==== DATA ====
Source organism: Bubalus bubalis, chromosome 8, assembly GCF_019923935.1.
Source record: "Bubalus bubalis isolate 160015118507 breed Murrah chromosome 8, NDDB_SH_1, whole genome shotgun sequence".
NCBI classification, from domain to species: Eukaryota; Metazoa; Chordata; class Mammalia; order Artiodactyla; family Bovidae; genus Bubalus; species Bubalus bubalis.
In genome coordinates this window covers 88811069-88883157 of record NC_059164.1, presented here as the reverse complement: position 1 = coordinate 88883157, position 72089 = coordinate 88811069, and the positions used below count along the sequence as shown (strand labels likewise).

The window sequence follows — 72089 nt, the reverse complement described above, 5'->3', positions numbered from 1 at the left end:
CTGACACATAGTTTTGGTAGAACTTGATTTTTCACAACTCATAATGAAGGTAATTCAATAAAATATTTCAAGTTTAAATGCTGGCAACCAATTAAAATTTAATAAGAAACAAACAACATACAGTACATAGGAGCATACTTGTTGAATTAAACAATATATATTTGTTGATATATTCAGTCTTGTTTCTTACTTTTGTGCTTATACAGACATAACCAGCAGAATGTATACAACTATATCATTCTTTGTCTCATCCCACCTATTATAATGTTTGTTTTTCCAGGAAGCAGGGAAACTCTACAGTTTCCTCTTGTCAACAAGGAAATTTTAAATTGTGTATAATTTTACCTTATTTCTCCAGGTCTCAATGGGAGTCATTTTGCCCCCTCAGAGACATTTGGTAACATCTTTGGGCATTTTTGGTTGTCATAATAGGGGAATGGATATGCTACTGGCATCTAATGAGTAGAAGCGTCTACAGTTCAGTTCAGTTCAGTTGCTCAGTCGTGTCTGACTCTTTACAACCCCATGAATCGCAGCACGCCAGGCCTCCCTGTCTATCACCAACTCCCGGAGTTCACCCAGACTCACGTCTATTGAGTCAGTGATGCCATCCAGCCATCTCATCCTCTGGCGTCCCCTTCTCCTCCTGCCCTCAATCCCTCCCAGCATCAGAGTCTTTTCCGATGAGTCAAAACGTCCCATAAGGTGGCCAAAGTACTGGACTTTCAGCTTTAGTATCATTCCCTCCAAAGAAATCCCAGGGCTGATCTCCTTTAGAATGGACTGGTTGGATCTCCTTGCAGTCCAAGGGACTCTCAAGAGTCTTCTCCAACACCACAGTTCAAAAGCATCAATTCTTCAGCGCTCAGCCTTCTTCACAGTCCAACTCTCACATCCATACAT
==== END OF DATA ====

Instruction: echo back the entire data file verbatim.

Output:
Source organism: Bubalus bubalis, chromosome 8, assembly GCF_019923935.1.
Source record: "Bubalus bubalis isolate 160015118507 breed Murrah chromosome 8, NDDB_SH_1, whole genome shotgun sequence".
NCBI classification, from domain to species: Eukaryota; Metazoa; Chordata; class Mammalia; order Artiodactyla; family Bovidae; genus Bubalus; species Bubalus bubalis.
In genome coordinates this window covers 88811069-88883157 of record NC_059164.1, presented here as the reverse complement: position 1 = coordinate 88883157, position 72089 = coordinate 88811069, and the positions used below count along the sequence as shown (strand labels likewise).

The window sequence follows — 72089 nt, the reverse complement described above, 5'->3', positions numbered from 1 at the left end:
CTGACACATAGTTTTGGTAGAACTTGATTTTTCACAACTCATAATGAAGGTAATTCAATAAAATATTTCAAGTTTAAATGCTGGCAACCAATTAAAATTTAATAAGAAACAAACAACATACAGTACATAGGAGCATACTTGTTGAATTAAACAATATATATTTGTTGATATATTCAGTCTTGTTTCTTACTTTTGTGCTTATACAGACATAACCAGCAGAATGTATACAACTATATCATTCTTTGTCTCATCCCACCTATTATAATGTTTGTTTTTCCAGGAAGCAGGGAAACTCTACAGTTTCCTCTTGTCAACAAGGAAATTTTAAATTGTGTATAATTTTACCTTATTTCTCCAGGTCTCAATGGGAGTCATTTTGCCCCCTCAGAGACATTTGGTAACATCTTTGGGCATTTTTGGTTGTCATAATAGGGGAATGGATATGCTACTGGCATCTAATGAGTAGAAGCGTCTACAGTTCAGTTCAGTTCAGTTGCTCAGTCGTGTCTGACTCTTTACAACCCCATGAATCGCAGCACGCCAGGCCTCCCTGTCTATCACCAACTCCCGGAGTTCACCCAGACTCACGTCTATTGAGTCAGTGATGCCATCCAGCCATCTCATCCTCTGGCGTCCCCTTCTCCTCCTGCCCTCAATCCCTCCCAGCATCAGAGTCTTTTCCGATGAGTCAAAACGTCCCATAAGGTGGCCAAAGTACTGGACTTTCAGCTTTAGTATCATTCCCTCCAAAGAAATCCCAGGGCTGATCTCCTTTAGAATGGACTGGTTGGATCTCCTTGCAGTCCAAGGGACTCTCAAGAGTCTTCTCCAACACCACAGTTCAAAAGCATCAATTCTTCAGCGCTCAGCCTTCTTCACAGTCCAACTCTCACATCCATACAT